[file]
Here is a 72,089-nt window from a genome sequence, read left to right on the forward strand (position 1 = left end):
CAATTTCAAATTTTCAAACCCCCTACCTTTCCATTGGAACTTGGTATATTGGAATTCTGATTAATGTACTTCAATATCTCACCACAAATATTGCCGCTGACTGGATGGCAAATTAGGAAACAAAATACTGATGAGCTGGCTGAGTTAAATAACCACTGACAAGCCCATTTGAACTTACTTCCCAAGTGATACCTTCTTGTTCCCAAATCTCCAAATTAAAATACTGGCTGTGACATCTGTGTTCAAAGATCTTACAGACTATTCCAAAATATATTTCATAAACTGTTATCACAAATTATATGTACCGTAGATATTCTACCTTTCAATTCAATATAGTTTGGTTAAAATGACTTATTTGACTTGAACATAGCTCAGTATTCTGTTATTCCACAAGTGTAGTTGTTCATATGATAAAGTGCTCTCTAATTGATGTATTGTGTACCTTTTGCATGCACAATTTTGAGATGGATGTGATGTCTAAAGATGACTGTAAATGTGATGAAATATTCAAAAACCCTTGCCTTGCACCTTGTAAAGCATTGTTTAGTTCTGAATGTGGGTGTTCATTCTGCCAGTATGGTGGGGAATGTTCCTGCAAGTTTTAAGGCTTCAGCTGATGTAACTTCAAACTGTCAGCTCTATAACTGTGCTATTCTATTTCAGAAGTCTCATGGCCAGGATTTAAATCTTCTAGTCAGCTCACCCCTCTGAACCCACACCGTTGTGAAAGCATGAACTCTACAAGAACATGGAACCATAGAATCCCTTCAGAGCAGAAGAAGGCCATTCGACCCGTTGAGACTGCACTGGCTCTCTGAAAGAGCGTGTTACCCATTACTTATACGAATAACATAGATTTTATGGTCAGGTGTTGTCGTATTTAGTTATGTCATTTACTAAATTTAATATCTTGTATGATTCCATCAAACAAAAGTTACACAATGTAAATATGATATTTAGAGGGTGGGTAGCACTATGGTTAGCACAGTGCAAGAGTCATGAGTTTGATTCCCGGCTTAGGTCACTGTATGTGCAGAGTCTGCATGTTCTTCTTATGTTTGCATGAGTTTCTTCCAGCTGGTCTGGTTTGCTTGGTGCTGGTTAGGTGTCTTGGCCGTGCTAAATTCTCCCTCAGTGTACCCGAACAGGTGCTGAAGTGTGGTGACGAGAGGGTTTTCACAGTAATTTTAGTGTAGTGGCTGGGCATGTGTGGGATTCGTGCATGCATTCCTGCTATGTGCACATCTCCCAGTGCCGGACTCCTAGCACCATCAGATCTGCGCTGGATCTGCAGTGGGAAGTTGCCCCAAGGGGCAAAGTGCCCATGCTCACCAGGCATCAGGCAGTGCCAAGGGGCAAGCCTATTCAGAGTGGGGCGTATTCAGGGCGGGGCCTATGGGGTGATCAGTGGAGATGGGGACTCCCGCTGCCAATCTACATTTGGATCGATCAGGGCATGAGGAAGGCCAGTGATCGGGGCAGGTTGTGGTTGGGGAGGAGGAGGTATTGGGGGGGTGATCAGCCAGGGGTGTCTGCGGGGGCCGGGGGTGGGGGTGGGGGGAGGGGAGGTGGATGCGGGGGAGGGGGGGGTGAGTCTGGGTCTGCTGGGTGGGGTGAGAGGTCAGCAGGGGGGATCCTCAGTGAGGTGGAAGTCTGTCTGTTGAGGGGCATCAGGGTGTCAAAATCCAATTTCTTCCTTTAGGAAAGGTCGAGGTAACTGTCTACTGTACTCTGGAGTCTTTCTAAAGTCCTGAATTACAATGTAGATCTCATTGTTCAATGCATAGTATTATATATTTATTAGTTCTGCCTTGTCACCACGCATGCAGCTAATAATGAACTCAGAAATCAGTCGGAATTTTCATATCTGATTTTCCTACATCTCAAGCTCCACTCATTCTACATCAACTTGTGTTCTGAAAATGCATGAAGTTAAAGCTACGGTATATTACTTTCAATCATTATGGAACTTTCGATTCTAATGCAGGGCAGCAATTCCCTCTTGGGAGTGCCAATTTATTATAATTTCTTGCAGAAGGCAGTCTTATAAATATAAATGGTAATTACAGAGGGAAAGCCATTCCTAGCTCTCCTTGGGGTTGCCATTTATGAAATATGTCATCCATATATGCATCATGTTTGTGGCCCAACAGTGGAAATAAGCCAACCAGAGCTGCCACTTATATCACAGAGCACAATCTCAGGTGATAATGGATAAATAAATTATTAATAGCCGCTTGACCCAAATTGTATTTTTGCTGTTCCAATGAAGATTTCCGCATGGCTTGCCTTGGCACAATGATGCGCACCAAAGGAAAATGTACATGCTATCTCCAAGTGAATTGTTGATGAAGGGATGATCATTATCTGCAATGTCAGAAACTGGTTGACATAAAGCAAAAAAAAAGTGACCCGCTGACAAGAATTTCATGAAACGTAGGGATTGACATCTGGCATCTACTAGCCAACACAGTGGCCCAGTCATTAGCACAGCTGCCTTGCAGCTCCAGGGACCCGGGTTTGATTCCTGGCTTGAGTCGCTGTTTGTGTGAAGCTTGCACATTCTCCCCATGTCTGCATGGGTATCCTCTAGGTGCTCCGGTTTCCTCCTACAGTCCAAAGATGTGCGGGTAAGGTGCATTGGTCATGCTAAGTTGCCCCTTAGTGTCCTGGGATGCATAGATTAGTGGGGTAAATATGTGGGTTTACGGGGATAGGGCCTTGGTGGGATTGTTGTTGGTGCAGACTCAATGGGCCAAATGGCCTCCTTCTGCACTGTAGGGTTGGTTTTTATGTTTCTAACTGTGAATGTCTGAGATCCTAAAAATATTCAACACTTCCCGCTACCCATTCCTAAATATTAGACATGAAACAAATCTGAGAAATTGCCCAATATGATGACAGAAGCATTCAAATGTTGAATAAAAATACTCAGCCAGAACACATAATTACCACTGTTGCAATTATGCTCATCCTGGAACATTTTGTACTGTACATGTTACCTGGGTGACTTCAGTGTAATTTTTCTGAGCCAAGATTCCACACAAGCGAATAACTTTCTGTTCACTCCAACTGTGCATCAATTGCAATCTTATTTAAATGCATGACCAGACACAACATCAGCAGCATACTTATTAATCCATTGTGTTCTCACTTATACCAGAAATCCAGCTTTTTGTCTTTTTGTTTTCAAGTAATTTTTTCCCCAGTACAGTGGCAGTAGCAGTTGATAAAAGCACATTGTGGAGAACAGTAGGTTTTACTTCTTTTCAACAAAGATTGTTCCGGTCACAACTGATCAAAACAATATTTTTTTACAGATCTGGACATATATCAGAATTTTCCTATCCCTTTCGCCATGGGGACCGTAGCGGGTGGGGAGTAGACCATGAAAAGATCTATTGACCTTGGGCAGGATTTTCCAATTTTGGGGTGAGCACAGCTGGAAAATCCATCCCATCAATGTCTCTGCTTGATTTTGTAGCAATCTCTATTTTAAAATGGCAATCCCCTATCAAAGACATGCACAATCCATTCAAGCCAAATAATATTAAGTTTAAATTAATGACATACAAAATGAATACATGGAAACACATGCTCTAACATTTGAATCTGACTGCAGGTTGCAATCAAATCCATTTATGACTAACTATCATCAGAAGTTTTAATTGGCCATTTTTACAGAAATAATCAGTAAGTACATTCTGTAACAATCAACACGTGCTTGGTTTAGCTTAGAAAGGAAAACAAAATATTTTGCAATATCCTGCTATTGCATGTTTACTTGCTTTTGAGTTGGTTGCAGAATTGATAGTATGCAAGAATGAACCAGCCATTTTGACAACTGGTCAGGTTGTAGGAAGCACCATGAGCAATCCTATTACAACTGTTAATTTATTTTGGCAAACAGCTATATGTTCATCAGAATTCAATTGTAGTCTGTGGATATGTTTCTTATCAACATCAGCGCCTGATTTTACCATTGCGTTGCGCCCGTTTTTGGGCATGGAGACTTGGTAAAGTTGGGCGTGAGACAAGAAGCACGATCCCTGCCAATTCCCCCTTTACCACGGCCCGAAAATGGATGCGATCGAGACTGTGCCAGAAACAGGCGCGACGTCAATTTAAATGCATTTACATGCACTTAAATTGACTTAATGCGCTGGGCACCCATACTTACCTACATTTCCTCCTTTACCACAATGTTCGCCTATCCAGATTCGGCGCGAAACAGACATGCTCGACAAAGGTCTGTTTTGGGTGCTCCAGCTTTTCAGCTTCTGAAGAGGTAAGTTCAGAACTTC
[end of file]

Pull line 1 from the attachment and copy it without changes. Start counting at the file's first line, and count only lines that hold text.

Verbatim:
Here is a 72,089-nt window from a genome sequence, read left to right on the forward strand (position 1 = left end):